Update: Mike Masnic at TechDirt reports that the next Judiciary Committee markup has been set for this coming Wednesday, December 21.
In a victory for opponents of the ‘Stop Online Piracy Act’ (SOPA), the House Judiciary Committee decided today to delay a vote on the highly controversial bill until the “earliest practical day that Congress is in session.” The decision could push the vote to next week, or as far as next year, after Congress returns from its holiday break. Either way, opponents now have more time to fight the legislation, which many say will usher in unprecedented censorship on the Internet and stifle innovation.
At the request of SOPA opponents on the Committee, Rep. Lamar Smith (R-TX), the chief sponsor of SOPA and the Committee’s chairman, agreed to delay a vote on the bill until experts could be brought in to explain the technical ramifications of altering the domain-name system (DNS) as a way to fight online piracy.
As written, SOPA would require Internet service providers (ISPs) to block access to sites that have been accused by copyright holders of facilitating the spread of pirated material, at the behest of the Attorney General. DNS providers, servers, payment processors and advertisers would be required to stop doing business with accused sites. Search engines, like Google, would be ordered by the Justice Department to completely remove accused sites from their system.
Supporters of the SOPA argue that the bill only targets “foreign rogue sites,” which cannot be sued under current US copyright law. Law-abiding sites in the United States, they say, are at no risk.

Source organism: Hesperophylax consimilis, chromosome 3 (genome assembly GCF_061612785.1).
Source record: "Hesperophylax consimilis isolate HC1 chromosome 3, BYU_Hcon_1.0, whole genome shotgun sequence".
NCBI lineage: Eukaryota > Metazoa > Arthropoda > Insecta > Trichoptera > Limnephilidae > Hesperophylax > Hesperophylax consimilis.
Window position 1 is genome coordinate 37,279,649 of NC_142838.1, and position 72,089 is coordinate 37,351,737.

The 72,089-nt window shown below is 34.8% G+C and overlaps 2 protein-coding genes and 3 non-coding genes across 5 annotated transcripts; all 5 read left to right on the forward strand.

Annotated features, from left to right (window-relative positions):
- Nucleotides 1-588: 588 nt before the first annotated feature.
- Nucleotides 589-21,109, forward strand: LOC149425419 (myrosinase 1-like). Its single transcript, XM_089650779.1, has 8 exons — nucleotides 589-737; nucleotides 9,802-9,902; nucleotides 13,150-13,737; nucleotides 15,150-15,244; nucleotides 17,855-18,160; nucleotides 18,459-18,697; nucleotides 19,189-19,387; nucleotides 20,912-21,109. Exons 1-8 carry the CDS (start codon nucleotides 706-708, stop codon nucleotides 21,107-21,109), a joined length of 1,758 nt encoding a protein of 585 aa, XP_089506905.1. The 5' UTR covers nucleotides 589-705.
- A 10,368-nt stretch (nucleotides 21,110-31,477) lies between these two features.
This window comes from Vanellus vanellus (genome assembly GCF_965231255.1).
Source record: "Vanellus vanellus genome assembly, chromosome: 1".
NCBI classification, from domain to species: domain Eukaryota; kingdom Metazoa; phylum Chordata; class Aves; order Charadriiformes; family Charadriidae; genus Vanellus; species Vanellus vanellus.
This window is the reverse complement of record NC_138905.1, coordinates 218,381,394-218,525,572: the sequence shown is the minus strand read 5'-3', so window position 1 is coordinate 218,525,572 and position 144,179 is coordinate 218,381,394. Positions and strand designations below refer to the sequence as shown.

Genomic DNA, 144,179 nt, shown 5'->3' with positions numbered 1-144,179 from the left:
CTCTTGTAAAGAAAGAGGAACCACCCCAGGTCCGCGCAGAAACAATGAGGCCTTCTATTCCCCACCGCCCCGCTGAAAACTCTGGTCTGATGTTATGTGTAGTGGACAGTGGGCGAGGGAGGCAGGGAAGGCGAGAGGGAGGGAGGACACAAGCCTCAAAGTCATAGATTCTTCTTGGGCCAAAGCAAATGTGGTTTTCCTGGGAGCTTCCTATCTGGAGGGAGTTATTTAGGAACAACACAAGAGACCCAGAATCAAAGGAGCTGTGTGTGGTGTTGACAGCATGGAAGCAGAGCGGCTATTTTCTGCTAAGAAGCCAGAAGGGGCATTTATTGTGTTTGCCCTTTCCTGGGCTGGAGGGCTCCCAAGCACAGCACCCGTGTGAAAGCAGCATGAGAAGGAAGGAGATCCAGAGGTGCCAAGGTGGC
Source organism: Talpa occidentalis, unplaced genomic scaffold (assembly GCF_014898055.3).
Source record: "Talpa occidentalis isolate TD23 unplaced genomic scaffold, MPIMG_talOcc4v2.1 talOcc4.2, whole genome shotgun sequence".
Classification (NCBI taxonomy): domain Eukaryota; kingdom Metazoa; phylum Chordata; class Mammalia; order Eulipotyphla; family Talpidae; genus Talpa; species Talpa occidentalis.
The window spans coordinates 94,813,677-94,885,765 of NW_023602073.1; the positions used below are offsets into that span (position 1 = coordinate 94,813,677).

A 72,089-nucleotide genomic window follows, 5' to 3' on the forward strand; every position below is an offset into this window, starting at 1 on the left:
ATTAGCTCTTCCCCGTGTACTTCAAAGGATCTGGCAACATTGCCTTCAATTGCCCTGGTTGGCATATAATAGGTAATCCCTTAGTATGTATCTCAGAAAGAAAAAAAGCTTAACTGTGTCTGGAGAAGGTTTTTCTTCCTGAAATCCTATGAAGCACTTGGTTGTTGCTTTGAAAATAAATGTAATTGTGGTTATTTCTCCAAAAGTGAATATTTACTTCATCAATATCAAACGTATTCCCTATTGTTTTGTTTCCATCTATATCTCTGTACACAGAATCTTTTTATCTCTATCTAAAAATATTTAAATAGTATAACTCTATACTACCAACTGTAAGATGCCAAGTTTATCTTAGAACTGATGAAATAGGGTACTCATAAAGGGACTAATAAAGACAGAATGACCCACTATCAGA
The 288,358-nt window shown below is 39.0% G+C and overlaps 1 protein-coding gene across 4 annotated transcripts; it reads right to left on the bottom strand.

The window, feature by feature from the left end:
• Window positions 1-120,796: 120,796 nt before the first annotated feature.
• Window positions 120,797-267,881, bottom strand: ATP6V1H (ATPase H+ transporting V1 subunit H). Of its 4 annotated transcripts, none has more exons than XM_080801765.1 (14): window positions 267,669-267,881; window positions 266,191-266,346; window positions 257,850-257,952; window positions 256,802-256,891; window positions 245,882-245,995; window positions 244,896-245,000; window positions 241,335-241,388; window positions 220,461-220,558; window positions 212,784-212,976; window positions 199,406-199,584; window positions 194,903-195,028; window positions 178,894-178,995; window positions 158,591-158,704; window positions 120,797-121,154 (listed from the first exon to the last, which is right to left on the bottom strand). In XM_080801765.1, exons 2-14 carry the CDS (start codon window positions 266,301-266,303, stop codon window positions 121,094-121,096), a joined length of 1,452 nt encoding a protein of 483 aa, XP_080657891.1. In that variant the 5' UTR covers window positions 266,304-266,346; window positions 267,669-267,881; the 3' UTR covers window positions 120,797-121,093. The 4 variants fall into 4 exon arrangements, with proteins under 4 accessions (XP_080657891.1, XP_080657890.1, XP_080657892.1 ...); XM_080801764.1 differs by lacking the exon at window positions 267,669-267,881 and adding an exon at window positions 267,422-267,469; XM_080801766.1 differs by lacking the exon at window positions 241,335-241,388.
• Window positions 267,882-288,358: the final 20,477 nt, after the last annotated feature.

“The bill defines rogue sites as foreign websites primarily dedicated to the sale and distribution of illegal or infringing material or foreign websites that market themselves as websites primarily dedicated to illegal or infringing activity,” said Rep. Smith in response to a letter from Google, Twitter, eBay and a number of Internet titans who oppose SOPA. “Lawful companies and websites like Google, Twitter, Yahoo and Facebook have nothing to worry about under this bill.”
Rep. Smith’s interpretation goes against a rapidly growing number of experts who say SOPA’s detrimental effects will reach far and wide, and will absolutely affect a large number of websites in the United States, including sites and services like Tumblr, Twitter, Reddit, eBay and Google, to name only a few.
Yesterday, 83 high-profile investors and engineers — many of whom played key roles in the creation of the Internet — signed a letter that explains that the enactment of SOPA will not only “create an environment of tremendous fear and uncertainty for technological innovation, and seriously harm the credibility of the United States in its role as a steward of key Internet infrastructure,” but will also fragment the DNS, making the entire Internet less secure. At the same time, it would “engender censorship that will simultaneously be circumvented by deliberate infringers while hampering innocent parties’ right and ability to communicate and express themselves online.”
In other words: SOPA, they say, will make online censorship rampant, and make it more dangerous for technology companies to operate. It will jeopardize the integrity of the Internet, all the while doing nothing to stop online piracy, since these sites could still be accessed through their IP address.
During the two markup hearings, about 20 amendments to SOPA were proposed to address the concerns of opponents of the bill. None passed. When the Committee resumes its markup hearings on SOPA, it will have around 30 additional amendments to consider before the bill can go up for a full vote before the House.